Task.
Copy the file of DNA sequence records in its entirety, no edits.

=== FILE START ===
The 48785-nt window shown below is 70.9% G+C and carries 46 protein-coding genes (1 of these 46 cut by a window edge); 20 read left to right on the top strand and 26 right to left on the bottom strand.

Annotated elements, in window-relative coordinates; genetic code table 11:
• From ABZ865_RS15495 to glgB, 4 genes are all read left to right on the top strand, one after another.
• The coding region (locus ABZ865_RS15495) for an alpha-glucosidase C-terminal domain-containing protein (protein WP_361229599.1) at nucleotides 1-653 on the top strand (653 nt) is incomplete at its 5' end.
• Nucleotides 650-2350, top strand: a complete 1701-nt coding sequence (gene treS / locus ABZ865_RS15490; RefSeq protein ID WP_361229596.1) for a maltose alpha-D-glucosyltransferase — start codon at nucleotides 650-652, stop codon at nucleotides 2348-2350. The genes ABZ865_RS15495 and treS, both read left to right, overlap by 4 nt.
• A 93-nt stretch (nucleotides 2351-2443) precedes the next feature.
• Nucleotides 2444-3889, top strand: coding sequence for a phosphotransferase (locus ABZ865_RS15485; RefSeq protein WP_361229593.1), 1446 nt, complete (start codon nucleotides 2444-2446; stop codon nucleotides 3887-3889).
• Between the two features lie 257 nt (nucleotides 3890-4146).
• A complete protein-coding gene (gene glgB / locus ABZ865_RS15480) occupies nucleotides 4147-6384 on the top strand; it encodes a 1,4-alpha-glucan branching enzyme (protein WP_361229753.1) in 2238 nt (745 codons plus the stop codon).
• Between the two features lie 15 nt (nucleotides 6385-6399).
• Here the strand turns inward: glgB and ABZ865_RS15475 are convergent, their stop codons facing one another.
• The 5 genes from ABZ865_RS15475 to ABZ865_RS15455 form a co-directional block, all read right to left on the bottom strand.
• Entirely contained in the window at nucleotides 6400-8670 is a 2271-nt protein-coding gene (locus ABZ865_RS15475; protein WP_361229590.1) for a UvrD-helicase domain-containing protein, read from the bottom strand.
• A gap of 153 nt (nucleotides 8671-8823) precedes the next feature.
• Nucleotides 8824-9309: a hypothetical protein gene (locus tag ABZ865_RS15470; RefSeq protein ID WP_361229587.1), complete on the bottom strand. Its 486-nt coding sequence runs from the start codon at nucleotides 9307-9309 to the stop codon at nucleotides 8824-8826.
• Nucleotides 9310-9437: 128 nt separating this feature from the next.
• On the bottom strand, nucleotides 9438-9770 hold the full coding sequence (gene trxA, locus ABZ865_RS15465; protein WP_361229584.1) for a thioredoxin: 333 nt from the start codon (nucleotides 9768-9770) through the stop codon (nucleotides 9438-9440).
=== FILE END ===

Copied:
The 48785-nt window shown below is 70.9% G+C and carries 46 protein-coding genes (1 of these 46 cut by a window edge); 20 read left to right on the top strand and 26 right to left on the bottom strand.

Annotated elements, in window-relative coordinates; genetic code table 11:
• From ABZ865_RS15495 to glgB, 4 genes are all read left to right on the top strand, one after another.
• The coding region (locus ABZ865_RS15495) for an alpha-glucosidase C-terminal domain-containing protein (protein WP_361229599.1) at nucleotides 1-653 on the top strand (653 nt) is incomplete at its 5' end.
• Nucleotides 650-2350, top strand: a complete 1701-nt coding sequence (gene treS / locus ABZ865_RS15490; RefSeq protein ID WP_361229596.1) for a maltose alpha-D-glucosyltransferase — start codon at nucleotides 650-652, stop codon at nucleotides 2348-2350. The genes ABZ865_RS15495 and treS, both read left to right, overlap by 4 nt.
• A 93-nt stretch (nucleotides 2351-2443) precedes the next feature.
• Nucleotides 2444-3889, top strand: coding sequence for a phosphotransferase (locus ABZ865_RS15485; RefSeq protein WP_361229593.1), 1446 nt, complete (start codon nucleotides 2444-2446; stop codon nucleotides 3887-3889).
• Between the two features lie 257 nt (nucleotides 3890-4146).
• A complete protein-coding gene (gene glgB / locus ABZ865_RS15480) occupies nucleotides 4147-6384 on the top strand; it encodes a 1,4-alpha-glucan branching enzyme (protein WP_361229753.1) in 2238 nt (745 codons plus the stop codon).
• Between the two features lie 15 nt (nucleotides 6385-6399).
• Here the strand turns inward: glgB and ABZ865_RS15475 are convergent, their stop codons facing one another.
• The 5 genes from ABZ865_RS15475 to ABZ865_RS15455 form a co-directional block, all read right to left on the bottom strand.
• Entirely contained in the window at nucleotides 6400-8670 is a 2271-nt protein-coding gene (locus ABZ865_RS15475; protein WP_361229590.1) for a UvrD-helicase domain-containing protein, read from the bottom strand.
• A gap of 153 nt (nucleotides 8671-8823) precedes the next feature.
• Nucleotides 8824-9309: a hypothetical protein gene (locus tag ABZ865_RS15470; RefSeq protein ID WP_361229587.1), complete on the bottom strand. Its 486-nt coding sequence runs from the start codon at nucleotides 9307-9309 to the stop codon at nucleotides 8824-8826.
• Nucleotides 9310-9437: 128 nt separating this feature from the next.
• On the bottom strand, nucleotides 9438-9770 hold the full coding sequence (gene trxA, locus ABZ865_RS15465; protein WP_361229584.1) for a thioredoxin: 333 nt from the start codon (nucleotides 9768-9770) through the stop codon (nucleotides 9438-9440).